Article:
Black Monday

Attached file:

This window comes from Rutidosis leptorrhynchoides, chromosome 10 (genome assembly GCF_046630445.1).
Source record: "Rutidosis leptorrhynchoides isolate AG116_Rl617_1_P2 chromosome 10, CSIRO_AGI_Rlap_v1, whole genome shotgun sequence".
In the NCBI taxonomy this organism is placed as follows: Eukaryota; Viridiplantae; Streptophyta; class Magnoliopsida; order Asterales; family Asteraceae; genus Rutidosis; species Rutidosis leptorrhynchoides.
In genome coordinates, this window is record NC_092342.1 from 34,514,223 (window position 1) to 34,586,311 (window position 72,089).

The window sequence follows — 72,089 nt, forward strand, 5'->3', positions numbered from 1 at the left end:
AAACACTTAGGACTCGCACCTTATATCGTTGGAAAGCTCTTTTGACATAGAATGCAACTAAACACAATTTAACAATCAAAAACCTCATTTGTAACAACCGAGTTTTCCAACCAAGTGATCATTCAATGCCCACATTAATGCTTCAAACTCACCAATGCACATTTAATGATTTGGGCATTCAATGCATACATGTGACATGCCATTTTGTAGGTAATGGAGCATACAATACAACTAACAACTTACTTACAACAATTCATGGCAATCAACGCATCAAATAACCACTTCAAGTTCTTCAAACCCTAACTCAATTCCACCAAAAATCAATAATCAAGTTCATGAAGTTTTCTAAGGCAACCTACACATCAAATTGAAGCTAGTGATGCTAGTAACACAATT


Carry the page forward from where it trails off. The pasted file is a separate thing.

Monday, Monday, can't trust that day Monday, Monday, sometimes it just turns out that way For observers of stock markets, The Mamas and the Papas' harmonious singing says it all. On Black Monday Oct. 29, 1929, the American stock market crashed, falling 13 per- cent. It did it again on Black Monday Oct. 19, 1987, falling even more - 22.6 percent, the biggest single-day drop in history. On Black Monday Jan. 21, 2008, U.S. stock markets were closed for Martin Luther King's Birthday. Good thing, too. Stock markets all over the world plummeted. The smallest decline was in Tel Aviv. The Tel Aviv Stock Exchange 25 stock index fell only 2.9 percent. Analysts attributed this to the recent strong performance of Israel's economy. In the wake of the turmoil, the shekel rose in value to a remarkable NIS 3.68 per dollar. On Monday mornin', you gave me no warning of what was to be… When U.S. stock markets opened Tuesday, Jan. 22, Federal Reserve Chair Ben Bernanke prepared a surprise. In an astonishing meeting, a week before it was scheduled, the Open Market Committee announced a sharp three-quarters-of-one-percent cut in U.S. interest rates. The move was aimed at heading off a collapse in U.S. share prices. It was only partly successful. U.S. stocks have fallen 15 percent since last October, wiping out over two trillion dollars of wealth. Abroad, stock prices continued to fall. Black Monday 1929 heralded a world depression. Some experts have begun speculating about a similar scenario this year. What is it about Mondays that causes stocks to fall? Why did they plummet this time? What are the implications for Israel? My theory is this: Stockbrokers, analysts and investors have time over the weekend to reflect about business news. When there is bad news, it is amplified when they sit in their armchairs, watching TV with their families and reflecting. When markets open on Monday, wham! They act on the mother of all their fears and sell. What was the bad news that triggered the collapse this time? Apparently, George Bush. The U.S. President announced an economic growth package on Jan. 18, in an attempt to deal with America's rapidly sinking economy. Why was this bad news? Perversely, because it confirmed what observers suspected - that America is already in recession. If it were not, observers asked, why would Bush need to announce a stimulus package? In policy, as in standup comedy, timing is everything. Bush's announcement was too little, too late. The Wall Street Journal says market volatility is at its highest level in five years. Every other day of the week is fine, yeah, But whenever Monday comes, you can find me cryin' all of the time… Israel has suffered immense collateral damage from the decline of America's share prices and the dollar and will suffer even more. As the U.S. economy weakens and share prices spiral downward, the dollar drops in value against other currencies. According to Shraga Brosh, head of Israel's Manufacturers Association, speaking at the group's annual meeting on Jan. 17, "[Israel's] industry will lose $3.5 billion and 30,000 jobs [some of them future] this year because of the shekels' appreciation against the dollar." Expensive shekels make Israel's exports costly in dollar prices and hence less competitive in world markets. The Manufacturers Association's predictions for 2008 differ sharply from those of the Bank of Israel and Ministry of Finance. Industrial output will fall by 5 percent, the Association says. Brosh believes Finance Ministry officials will do nothing about the appreciating shekel. I agree, in part because Bank of Israel Governor Stanley Fisher insists it is wrong to manipulate the shekel-dollar rate. Why, then, I wonder, do China and South Korea do it daily to their currencies - with good results? Unlike The Mamas and the Papas, Israel's exporters and industrialists do not sing in harmony with its policy makers. The consequences may be severe. Black Monday may herald a dark 2008. • The writer is academic director, TIM-Tel Aviv.